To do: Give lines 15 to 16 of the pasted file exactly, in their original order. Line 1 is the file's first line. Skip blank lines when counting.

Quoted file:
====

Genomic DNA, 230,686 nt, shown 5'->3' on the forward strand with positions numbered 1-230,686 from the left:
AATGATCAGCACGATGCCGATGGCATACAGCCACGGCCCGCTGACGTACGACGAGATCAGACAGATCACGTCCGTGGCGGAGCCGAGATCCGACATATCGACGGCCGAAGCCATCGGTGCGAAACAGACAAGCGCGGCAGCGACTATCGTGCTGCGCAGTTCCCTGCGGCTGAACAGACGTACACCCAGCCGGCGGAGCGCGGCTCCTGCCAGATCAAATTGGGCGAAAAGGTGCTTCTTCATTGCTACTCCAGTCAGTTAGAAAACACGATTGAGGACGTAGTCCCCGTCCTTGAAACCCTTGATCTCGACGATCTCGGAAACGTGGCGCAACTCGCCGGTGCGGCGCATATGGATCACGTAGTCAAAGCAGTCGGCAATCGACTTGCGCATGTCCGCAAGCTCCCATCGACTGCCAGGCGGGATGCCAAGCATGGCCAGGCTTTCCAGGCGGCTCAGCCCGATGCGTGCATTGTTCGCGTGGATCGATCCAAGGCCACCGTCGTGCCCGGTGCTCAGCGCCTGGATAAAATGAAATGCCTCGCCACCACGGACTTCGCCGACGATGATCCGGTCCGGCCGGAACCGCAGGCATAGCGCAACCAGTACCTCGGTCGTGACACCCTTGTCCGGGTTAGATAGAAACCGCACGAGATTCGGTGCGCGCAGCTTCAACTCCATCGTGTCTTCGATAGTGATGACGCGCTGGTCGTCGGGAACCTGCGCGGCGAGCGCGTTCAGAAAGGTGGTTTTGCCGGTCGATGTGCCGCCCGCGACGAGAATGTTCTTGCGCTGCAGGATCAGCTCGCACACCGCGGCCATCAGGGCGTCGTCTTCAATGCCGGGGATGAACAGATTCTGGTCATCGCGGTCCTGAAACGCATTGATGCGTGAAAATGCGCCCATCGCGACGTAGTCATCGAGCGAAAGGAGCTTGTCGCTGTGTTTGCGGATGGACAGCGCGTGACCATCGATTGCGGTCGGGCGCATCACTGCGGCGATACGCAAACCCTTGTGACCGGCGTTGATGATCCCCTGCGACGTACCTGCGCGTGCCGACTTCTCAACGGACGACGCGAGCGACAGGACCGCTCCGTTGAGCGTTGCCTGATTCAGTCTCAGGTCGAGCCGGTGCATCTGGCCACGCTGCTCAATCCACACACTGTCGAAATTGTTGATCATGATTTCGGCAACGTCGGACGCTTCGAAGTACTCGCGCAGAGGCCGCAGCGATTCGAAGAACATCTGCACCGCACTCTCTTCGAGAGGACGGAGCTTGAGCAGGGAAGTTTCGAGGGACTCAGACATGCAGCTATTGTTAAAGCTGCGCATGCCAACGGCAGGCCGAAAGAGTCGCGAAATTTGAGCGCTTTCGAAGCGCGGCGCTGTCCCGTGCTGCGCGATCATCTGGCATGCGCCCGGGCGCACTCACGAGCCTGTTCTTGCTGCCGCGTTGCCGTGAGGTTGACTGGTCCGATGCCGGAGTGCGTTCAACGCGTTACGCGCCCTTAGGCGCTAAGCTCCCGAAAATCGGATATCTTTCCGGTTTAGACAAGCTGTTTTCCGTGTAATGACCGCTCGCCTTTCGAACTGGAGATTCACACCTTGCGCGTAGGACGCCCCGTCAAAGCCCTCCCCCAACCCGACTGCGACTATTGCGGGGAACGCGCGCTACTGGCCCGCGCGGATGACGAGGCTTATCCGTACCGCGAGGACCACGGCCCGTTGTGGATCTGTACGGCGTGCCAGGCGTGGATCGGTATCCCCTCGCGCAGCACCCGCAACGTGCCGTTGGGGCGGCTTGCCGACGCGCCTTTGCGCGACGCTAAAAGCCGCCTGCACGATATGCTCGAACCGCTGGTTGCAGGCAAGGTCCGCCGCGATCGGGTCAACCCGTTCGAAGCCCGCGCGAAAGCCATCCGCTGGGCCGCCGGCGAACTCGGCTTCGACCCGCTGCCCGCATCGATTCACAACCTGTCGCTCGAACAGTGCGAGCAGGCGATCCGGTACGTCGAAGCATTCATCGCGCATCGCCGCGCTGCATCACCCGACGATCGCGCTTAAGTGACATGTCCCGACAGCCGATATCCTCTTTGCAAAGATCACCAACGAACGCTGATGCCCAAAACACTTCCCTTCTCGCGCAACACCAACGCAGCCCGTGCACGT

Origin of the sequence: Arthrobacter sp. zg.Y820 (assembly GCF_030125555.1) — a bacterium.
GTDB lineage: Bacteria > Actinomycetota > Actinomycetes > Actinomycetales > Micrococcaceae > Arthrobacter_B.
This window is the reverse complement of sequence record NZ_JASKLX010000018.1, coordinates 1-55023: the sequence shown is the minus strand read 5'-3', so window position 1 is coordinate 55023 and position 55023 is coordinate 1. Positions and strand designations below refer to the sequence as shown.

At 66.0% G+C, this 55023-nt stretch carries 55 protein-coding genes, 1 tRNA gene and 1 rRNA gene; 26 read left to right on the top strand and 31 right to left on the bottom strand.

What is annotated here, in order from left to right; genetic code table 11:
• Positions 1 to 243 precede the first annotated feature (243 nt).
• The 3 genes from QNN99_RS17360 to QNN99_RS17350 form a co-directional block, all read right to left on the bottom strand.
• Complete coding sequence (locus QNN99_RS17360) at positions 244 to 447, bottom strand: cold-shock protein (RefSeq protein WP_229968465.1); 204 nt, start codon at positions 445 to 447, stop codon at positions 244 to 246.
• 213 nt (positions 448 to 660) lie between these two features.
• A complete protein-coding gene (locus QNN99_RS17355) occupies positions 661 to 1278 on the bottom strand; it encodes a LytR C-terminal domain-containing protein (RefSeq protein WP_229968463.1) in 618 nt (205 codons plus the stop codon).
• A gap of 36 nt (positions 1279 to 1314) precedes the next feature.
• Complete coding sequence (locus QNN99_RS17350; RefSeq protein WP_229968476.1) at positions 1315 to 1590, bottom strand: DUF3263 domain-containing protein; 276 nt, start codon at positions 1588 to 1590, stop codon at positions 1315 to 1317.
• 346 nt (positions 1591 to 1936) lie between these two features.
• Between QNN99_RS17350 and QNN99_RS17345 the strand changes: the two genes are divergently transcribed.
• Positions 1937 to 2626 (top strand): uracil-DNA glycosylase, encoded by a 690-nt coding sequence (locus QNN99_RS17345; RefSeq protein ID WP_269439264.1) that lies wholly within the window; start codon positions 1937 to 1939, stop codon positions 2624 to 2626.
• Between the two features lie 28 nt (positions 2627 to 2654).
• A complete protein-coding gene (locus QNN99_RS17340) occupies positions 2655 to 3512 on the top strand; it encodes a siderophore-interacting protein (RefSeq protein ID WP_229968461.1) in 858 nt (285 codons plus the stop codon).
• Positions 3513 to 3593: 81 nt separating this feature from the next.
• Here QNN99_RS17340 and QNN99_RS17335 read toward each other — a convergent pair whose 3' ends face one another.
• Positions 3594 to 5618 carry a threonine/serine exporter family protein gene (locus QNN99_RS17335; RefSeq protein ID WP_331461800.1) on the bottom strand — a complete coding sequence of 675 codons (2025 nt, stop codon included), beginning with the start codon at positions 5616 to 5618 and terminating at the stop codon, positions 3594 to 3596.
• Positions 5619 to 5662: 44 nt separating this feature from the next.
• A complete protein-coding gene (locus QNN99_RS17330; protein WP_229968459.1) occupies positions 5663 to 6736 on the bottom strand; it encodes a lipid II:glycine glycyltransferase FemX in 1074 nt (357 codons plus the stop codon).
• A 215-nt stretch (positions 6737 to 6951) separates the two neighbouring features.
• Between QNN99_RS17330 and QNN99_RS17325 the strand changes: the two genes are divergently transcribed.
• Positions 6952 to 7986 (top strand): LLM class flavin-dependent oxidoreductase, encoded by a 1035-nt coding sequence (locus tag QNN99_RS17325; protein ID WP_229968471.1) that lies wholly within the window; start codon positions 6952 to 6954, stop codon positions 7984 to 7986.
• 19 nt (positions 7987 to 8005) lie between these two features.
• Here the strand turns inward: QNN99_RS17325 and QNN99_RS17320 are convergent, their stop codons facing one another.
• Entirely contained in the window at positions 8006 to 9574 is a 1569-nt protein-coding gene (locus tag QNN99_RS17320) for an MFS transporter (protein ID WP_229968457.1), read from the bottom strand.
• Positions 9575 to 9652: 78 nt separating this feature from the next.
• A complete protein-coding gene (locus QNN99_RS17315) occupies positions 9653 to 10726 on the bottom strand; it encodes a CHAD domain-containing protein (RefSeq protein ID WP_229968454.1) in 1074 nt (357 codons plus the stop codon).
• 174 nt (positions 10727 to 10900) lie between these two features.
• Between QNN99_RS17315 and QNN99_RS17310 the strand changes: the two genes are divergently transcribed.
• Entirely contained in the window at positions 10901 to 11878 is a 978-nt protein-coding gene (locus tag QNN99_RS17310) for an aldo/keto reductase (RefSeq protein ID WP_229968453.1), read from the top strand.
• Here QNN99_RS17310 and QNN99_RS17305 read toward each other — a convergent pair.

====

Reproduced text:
• 346 nt (positions 1591 to 1936) lie between these two features.
• Between QNN99_RS17350 and QNN99_RS17345 the strand changes: the two genes are divergently transcribed.